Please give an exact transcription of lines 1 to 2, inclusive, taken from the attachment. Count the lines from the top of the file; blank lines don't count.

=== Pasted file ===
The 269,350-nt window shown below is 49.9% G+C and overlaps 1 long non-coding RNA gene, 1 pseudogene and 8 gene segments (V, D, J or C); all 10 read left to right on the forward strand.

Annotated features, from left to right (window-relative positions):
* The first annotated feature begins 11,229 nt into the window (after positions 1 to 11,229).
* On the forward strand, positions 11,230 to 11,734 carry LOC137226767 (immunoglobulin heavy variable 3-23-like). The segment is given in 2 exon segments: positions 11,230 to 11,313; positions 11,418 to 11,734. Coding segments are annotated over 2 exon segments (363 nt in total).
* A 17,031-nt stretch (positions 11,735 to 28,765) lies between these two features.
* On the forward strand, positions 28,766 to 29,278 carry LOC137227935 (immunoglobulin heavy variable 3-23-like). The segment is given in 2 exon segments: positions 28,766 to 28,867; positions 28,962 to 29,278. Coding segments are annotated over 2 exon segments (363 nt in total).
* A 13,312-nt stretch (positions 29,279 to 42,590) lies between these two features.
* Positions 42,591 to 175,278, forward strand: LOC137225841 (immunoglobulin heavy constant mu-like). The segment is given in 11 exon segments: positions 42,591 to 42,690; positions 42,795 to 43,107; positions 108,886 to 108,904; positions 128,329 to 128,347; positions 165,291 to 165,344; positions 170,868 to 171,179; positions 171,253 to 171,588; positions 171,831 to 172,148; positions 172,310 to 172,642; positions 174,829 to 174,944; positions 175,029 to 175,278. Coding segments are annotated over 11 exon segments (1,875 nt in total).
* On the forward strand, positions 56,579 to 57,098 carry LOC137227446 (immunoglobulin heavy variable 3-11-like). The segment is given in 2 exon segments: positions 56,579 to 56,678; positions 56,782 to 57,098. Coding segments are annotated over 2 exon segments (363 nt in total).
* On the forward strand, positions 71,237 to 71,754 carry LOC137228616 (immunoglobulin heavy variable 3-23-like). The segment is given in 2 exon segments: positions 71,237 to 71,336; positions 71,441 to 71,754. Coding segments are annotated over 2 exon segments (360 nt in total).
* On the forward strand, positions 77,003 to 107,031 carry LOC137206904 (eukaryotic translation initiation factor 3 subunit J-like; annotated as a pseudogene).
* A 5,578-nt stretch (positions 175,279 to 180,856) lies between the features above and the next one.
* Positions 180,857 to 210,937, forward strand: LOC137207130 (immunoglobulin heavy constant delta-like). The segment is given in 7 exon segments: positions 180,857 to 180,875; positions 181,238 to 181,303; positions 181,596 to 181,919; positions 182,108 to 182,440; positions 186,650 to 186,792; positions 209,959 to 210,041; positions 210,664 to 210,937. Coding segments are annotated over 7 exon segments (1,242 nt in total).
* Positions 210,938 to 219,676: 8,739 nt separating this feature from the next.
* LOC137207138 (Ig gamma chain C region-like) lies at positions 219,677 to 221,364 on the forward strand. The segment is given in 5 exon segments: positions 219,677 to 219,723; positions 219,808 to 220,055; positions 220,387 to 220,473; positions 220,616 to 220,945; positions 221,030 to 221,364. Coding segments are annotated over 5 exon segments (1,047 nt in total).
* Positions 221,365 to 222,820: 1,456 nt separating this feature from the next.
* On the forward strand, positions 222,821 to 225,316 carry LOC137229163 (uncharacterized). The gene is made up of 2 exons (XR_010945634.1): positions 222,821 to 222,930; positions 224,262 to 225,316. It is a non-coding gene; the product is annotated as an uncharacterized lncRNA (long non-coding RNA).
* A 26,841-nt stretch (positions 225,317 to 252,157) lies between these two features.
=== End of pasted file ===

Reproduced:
The 269,350-nt window shown below is 49.9% G+C and overlaps 1 long non-coding RNA gene, 1 pseudogene and 8 gene segments (V, D, J or C); all 10 read left to right on the forward strand.

Annotated features, from left to right (window-relative positions):